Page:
Sometimes, listening to the pundits and ponderers, I get the feeling that cooking is my duty. It's good for the environment; it's good for my health; it's good for society; it's good for my family; it's good for the small farmers and food producers who depend on my business.
But though all of those things are doubtless true, the one reason for cooking I rarely hear mentioned is that it's just plain fun.
Granted, that's not always true. Tuesday at 8 p.m. after I've gotten off the Blue Line hungry and tired from a long day at work, stove-time does not seem remotely recreational, even for me.
But other times it certainly does. Of course there's the pleasure that comes from feeding family and friends. But there's also the joy that comes with immersing yourself in a project. My brother-in-law works on cars for fun and my brother builds furniture. Me? I cook.
And there are few dishes that are more pleasurable to make than ragù. Make no mistake: As wonderful as ragù is to eat, it's just as much fun to fix.
This is fall food at its best: slow cooking that develops deep, harmonic flavors. It's the perfect project for a lazy weekend day when you don't have much else planned. Cook a little. Go out to the garden and pull a weed. Come back in and give things a stir. Head for the couch and catch up on the game and your nap. This can go on all day.
Ragù is sometimes misunderstood. Most simply, it is a meat-based pasta sauce. But the definition goes deeper than that. Many sauces have meat in them, but ragùs are based on meat. The juices of the meat that has cooked in them are fundamental to the sauce. That's the reason old-time East Coast Italians refer to ragùs as "gravy."
They're not necessarily tomato-based sauces, either. In fact, the most classical version of the best-known ragù, the one from Bologna, can be made with either no tomato or very little. Very delicate, it is, with milk and veal.
Building a dish
"Delicate" is not exactly a word I would choose to describe my favorite ragù -- based very loosely on a recipe by Jeanne Carola-Francesconi in her classic "La Cucina Napoletana." This is a powerful, deeply flavored sauce built on long, slow cooking. Oh, and four types of pork.
Dishes like this are constructed more than they are cooked. No slap-dash sizzle-and-deglaze here. Each step must be given the time it deserves. But at the end it all comes together with an almost orchestral power.
Start by sautéing the soffrito -- a chopped paste of pancetta, prosciutto, onions, parsley and garlic. Add a big chunk of pork. Loin is traditional but I think the loins we get in this country are just too lean for braising -- you're better off with a hunk of pork shoulder or butt. If it comes with the bone, remove it and tie the roast into a uniform shape. I've also made this with meaty pork country-style ribs and though they cook a bit more quickly, they're really good.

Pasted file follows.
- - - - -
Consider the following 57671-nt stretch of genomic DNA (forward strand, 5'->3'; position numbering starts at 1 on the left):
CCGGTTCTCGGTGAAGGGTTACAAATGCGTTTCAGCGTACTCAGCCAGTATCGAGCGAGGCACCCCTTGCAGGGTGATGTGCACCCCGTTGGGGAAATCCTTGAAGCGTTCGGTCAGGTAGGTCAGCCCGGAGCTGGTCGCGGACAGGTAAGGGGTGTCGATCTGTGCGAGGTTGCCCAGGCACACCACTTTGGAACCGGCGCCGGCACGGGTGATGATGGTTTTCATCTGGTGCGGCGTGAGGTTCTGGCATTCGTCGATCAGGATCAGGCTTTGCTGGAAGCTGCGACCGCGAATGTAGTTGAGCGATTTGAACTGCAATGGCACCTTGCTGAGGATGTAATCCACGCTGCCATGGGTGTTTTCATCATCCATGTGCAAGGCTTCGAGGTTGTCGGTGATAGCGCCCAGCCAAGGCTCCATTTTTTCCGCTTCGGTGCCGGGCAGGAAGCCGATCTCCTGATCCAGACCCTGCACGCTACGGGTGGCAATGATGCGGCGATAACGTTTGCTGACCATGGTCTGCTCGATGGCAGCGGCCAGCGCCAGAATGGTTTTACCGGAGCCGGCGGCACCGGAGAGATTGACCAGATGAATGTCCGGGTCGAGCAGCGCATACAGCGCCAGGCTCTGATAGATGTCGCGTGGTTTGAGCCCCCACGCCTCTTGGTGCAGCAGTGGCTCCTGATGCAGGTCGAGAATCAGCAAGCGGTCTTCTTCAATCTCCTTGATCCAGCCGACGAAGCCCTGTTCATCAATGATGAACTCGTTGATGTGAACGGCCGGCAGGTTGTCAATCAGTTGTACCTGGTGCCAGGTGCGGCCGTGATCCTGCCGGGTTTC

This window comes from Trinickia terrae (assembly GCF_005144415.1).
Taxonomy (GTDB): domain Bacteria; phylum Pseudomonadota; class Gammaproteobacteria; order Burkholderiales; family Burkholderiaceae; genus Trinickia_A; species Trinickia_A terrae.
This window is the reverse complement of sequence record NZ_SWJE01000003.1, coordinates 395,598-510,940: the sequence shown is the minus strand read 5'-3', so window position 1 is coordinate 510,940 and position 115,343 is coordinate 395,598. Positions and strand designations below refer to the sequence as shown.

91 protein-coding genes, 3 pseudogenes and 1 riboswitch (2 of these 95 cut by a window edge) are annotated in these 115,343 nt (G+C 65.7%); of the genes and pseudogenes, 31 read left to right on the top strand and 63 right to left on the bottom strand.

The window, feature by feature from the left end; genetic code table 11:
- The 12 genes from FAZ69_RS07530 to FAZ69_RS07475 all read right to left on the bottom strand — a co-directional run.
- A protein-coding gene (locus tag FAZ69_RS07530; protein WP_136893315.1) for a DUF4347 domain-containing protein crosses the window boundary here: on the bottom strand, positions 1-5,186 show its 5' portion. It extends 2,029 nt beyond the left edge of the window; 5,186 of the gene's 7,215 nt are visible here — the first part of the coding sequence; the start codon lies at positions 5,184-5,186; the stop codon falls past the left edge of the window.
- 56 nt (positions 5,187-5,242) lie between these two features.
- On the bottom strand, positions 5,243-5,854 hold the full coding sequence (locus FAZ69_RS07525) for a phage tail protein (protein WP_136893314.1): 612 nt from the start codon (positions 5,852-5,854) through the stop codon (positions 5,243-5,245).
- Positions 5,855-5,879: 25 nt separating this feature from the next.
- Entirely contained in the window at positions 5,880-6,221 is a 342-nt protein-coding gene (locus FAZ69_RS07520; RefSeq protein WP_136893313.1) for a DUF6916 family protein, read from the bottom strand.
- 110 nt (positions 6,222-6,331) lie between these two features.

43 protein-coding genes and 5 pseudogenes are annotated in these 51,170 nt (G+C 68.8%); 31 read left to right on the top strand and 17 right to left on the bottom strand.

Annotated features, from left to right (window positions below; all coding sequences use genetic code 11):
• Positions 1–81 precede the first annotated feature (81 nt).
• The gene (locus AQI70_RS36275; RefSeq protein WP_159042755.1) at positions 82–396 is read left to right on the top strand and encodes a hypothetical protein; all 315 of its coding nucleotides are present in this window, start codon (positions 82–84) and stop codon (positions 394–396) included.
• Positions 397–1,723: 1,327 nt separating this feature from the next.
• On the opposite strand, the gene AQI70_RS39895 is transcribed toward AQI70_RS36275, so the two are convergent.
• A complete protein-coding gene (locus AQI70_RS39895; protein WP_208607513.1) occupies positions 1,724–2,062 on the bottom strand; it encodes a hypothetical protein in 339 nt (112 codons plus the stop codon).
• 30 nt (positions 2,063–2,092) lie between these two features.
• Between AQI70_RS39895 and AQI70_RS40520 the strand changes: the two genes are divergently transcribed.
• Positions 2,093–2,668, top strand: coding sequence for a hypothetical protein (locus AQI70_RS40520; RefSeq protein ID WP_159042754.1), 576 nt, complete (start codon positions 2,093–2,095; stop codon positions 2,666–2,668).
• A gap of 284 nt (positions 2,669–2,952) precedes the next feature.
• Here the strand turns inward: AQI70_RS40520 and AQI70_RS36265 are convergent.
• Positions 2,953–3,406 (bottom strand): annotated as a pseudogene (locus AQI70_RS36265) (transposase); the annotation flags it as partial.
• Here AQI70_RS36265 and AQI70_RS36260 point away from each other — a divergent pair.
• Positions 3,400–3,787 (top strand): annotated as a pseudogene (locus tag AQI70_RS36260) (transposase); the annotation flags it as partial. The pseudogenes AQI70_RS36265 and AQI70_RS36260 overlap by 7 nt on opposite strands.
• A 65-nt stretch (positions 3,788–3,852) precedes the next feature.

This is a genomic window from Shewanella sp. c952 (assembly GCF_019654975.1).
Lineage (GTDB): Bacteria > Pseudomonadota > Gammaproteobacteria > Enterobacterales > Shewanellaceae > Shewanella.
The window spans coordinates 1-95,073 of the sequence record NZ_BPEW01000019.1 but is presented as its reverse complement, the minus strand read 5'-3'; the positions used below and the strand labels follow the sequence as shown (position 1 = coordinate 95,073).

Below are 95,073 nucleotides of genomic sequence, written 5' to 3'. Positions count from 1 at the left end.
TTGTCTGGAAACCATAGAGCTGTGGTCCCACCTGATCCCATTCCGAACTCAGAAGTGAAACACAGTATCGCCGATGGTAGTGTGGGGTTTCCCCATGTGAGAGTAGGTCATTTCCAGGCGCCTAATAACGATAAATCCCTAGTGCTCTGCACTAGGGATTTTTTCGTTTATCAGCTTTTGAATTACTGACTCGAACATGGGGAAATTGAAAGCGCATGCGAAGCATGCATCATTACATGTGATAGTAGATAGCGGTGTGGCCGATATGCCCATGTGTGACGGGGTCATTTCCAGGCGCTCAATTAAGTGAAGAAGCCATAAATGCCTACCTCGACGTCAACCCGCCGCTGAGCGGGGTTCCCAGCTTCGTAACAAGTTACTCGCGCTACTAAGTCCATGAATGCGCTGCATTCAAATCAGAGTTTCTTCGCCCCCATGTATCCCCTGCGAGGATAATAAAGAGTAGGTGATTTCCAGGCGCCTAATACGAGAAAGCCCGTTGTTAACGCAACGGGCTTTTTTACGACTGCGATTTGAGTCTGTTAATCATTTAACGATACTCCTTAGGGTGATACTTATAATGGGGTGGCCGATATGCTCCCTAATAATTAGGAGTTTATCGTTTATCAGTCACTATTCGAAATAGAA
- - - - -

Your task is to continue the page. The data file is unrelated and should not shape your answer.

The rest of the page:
Brown the meat slowly. It'll take an hour to an hour and a half. Add about a half-bottle of red wine and continue to cook, turning the meat whenever you have the energy. The meat will slowly braise and the wine will reduce to a thin, intensely flavored syrup. Count on another hour to an hour and a half.
Now it's time for the tomato paste. This is a key step and not to be ignored because of silly prejudice. Too often, tomato paste is regarded as a bad cook's crutch, but when it is handled correctly, it adds real depth to a ragù. The trick is to add it slowly, stirring it into the sauce and letting it caramelize and brown thoroughly. The color should be brick, not bright red.
A tender roast
Add more tomatoes and keep stewing until a carving fork slides easily into the meat. You want the roast to be almost shreddable. This can take a couple of hours, and remember that the meat won't become tender all over at the same time -- check in several places to make sure it's thoroughly done.
When the roast is cooked, remove it from the sauce and set it aside. In Italy, a ragù made this way is usually served in separate courses -- pasta with sauce first, then the meat as a main course, usually served simply with some kind of complementary vegetable dish (I've always loved the term contorni -- loosely translated, a vegetable dish that fits the flavor contours of the main course). You want something a little bitter to offset the richness of the meat, maybe braised broccoli rabe, or mustard or dandelion greens?
But wait, the sauce isn't done cooking. There's still one more pork to go. Crumble some good fennel-flavored Italian sausages into the sauce. Slit and remove the skins and squeeze small chunks between your thumb and forefingers to flatten them slightly. After this has cooked slowly for about an hour, the dish should be deep, dark and ready to serve.
Or not. At this point you can also refrigerate it and reheat it gently when you want. Maybe after the game. Or after your nap. Whichever comes first. Relax, it's fall and this is supposed to be fun.